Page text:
Another type of protein embedded in the plasma membrane is a carrier protein. This aptly named protein binds a substance and, in doing so, triggers a change of its own shape, moving the bound molecule from the outside of the cell to its interior (Figure 5); depending on the gradient, the material may move in the opposite direction. Carrier proteins are typically specific for a single substance. This selectivity adds to the overall selectivity of the plasma membrane. The exact mechanism for the change of shape is poorly understood. Proteins can change shape when their hydrogen bonds are affected, but this may not fully explain this mechanism. Each carrier protein is specific to one substance, and there are a finite number of these proteins in any membrane. This can cause problems in transporting enough of the material for the cell to function properly. When all of the proteins are bound to their ligands, they are saturated and the rate of transport is at its maximum. Increasing the concentration gradient at this point will not result in an increased rate of transport.

An example of this process occurs in the kidney. Glucose, water, salts, ions, and amino acids needed by the body are filtered in one part of the kidney. This filtrate, which includes glucose, is then reabsorbed in another part of the kidney. Because there are only a finite number of carrier proteins for glucose, if more glucose is present than the proteins can handle, the excess is not transported and it is excreted from the body in the urine. In a diabetic individual, this is described as “spilling glucose into the urine.” A different group of carrier proteins called glucose transport proteins, or GLUTs, are involved in transporting glucose and other hexose sugars through plasma membranes within the body.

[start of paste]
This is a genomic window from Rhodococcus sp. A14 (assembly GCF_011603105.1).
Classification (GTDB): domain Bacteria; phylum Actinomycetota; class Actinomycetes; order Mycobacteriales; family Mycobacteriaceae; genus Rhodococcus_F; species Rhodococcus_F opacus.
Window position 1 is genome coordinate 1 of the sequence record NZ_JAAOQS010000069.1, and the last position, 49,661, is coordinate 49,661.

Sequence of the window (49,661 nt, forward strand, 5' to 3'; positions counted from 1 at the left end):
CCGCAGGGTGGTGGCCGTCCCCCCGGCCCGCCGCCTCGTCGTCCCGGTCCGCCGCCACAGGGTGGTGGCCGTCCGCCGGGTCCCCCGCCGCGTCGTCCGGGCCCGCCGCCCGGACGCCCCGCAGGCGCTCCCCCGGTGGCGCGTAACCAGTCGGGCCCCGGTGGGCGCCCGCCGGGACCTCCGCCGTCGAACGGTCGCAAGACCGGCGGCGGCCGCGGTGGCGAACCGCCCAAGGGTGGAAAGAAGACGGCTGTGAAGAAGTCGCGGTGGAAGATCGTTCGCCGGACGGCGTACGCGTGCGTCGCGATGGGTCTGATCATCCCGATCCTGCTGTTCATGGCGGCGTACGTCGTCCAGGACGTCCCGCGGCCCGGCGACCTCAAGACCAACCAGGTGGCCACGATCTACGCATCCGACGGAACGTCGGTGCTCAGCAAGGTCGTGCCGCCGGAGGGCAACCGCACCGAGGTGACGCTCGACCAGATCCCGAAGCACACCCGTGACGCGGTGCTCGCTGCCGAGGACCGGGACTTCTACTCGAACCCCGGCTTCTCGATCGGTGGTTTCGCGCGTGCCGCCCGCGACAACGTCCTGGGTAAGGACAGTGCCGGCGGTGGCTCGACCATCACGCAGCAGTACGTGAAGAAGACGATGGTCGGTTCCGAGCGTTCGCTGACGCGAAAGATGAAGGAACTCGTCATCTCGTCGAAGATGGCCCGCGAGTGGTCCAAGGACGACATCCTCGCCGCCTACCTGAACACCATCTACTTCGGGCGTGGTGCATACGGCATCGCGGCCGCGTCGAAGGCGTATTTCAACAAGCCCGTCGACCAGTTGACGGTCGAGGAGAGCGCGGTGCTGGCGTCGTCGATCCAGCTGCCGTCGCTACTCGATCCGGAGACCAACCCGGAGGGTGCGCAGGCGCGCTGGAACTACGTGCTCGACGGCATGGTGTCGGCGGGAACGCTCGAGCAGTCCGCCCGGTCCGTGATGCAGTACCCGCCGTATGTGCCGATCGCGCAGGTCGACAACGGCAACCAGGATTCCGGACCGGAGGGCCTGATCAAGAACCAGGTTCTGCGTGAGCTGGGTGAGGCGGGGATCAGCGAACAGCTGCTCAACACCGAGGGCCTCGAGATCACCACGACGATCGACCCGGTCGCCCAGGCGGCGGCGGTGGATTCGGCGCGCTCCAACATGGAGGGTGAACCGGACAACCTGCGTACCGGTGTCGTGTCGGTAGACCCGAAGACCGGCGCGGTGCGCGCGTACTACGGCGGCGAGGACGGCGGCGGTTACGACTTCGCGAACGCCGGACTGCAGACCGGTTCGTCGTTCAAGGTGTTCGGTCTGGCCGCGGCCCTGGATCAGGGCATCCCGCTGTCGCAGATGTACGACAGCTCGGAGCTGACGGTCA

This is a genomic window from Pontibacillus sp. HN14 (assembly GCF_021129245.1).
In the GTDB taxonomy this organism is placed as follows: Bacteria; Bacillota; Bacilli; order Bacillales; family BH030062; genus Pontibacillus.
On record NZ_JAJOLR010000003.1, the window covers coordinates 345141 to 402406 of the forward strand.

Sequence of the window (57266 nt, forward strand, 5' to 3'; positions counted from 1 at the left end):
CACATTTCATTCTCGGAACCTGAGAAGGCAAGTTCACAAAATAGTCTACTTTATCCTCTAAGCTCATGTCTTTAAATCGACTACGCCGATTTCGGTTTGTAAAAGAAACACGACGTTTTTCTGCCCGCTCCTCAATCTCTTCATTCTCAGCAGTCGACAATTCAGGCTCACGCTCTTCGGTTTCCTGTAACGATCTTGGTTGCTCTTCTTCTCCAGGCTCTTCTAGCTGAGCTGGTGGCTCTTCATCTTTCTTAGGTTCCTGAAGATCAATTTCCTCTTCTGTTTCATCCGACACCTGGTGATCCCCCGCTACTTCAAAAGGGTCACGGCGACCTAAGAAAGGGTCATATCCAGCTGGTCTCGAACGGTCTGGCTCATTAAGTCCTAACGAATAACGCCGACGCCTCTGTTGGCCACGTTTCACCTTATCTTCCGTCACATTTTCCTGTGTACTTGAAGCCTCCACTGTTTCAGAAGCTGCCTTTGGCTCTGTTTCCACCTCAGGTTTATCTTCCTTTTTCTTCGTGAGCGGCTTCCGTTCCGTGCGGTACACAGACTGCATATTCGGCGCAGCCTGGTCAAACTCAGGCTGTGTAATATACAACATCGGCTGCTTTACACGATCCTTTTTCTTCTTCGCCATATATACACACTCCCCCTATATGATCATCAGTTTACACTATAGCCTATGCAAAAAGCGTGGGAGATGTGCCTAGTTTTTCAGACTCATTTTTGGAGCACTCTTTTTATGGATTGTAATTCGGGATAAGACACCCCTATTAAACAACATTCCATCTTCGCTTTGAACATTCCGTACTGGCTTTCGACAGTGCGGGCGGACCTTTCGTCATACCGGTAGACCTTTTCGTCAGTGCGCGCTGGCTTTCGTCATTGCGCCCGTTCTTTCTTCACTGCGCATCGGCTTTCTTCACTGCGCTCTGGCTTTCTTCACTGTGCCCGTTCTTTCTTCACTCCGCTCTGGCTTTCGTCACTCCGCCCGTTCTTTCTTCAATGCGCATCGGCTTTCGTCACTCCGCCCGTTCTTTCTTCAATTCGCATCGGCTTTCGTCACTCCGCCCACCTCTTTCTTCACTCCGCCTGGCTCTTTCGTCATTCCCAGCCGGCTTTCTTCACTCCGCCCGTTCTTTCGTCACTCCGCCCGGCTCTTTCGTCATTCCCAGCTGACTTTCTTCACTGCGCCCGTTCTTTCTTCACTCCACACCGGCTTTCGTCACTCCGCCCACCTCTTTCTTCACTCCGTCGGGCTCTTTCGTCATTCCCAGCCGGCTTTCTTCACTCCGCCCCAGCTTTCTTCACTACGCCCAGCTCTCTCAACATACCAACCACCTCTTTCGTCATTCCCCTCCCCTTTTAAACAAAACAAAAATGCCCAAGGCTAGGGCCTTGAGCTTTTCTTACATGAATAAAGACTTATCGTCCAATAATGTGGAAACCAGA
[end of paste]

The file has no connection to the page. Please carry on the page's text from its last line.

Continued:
Channel and carrier proteins transport material at different rates. Channel proteins transport much more quickly than do carrier proteins. Channel proteins facilitate diffusion at a rate of tens of millions of molecules per second, whereas carrier proteins work at a rate of a thousand to a million molecules per second.

Osmosis

Osmosis is the movement of water through a semipermeable membrane according to the concentration gradient of water across the membrane, which is inversely proportional to the concentration of solutes. While diffusion transports material across membranes and within cells, osmosis transports only water across a membrane and the membrane limits the diffusion of solutes in the water. Not surprisingly, the aquaporins that facilitate water movement play a large role in osmosis, most prominently in red blood cells and the membranes of kidney tubules.

Mechanism

Osmosis is a special case of diffusion. Water, like other substances, moves from an area of high concentration to one of low concentration. An obvious question is what makes water move at all? Imagine a beaker with a semipermeable membrane separating the two sides or halves (Figure 6). On both sides of the membrane the water level is the same, but there are different concentrations of a dissolved substance, or solute, that cannot cross the membrane (otherwise the concentrations on each side would be balanced by the solute crossing the membrane). If the volume of the solution on both sides of the membrane is the same, but the concentrations of solute are different, then there are different amounts of water, the solvent, on either side of the membrane.